Under Texas Family Code § 157.005(b), the court retains jurisdiction to confirm the total amount of child support arrearages and render a cumulative money judgment for past-due child support when a motion for enforcement requesting a cumulative money judgment is filed no later than 10 years after the date the child becomes an adult or on which the child support obligation terminates under the child support order or by operation of law.

Options for Resolving Enforcement Issues

Before going to court, it is important to explore mediation and other alternative dispute resolution methods. These methods can save time, money, and emotional stress. Collaborative approaches allow parties to work together to find common ground and reach mutually agreeable solutions. For example, in a custody dispute, parents could consider joint custody arrangements that prioritize the child’s well-being.

Hiring an experienced family law attorney is essential, not only for enforcement cases but across the spectrum of family law. Seasoned attorneys understand the intricacies of legal procedures and can provide informed guidance and assertive representation. Their expertise is particularly important in cases involving child custody, where emotions can run high.

The foundation of a strong family law case is compelling evidence. Whether you are dealing with an enforcement case or another family law matter, meticulous documentation is key. From keeping journals of visitation denials to collecting financial records, a well-prepared evidentiary arsenal can greatly bolster your case’s strength.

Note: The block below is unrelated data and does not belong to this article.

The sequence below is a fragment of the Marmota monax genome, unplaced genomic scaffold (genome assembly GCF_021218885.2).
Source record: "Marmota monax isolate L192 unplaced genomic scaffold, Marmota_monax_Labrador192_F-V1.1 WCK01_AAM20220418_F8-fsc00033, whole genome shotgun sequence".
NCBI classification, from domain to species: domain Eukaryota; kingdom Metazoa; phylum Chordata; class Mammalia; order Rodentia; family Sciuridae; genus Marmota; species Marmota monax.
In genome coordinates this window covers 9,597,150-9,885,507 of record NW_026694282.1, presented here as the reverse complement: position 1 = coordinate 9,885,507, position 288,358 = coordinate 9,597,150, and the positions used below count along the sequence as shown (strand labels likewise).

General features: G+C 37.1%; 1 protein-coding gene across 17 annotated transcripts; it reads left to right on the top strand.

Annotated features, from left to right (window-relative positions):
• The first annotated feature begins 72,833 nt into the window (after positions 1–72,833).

Types of evidence that can be used in family law cases include:

  • Documentation of missed visitations: This provides a clear record of violations.
  • Witness testimonies: This adds credibility and firsthand accounts.
  • Financial records: This supports claims of non-compliance with financial obligations.
  • Communication records: This demonstrates attempts to resolve issues amicably.
  • Photographs or videos: This provides visual evidence of violations or circumstances.
  • Expert opinions: This includes professional insights on child welfare or financial matters.
  • Journals or logs: This provides a chronological account of events and denials.
  • School or medical records: This establishes patterns of involvement and responsibilities.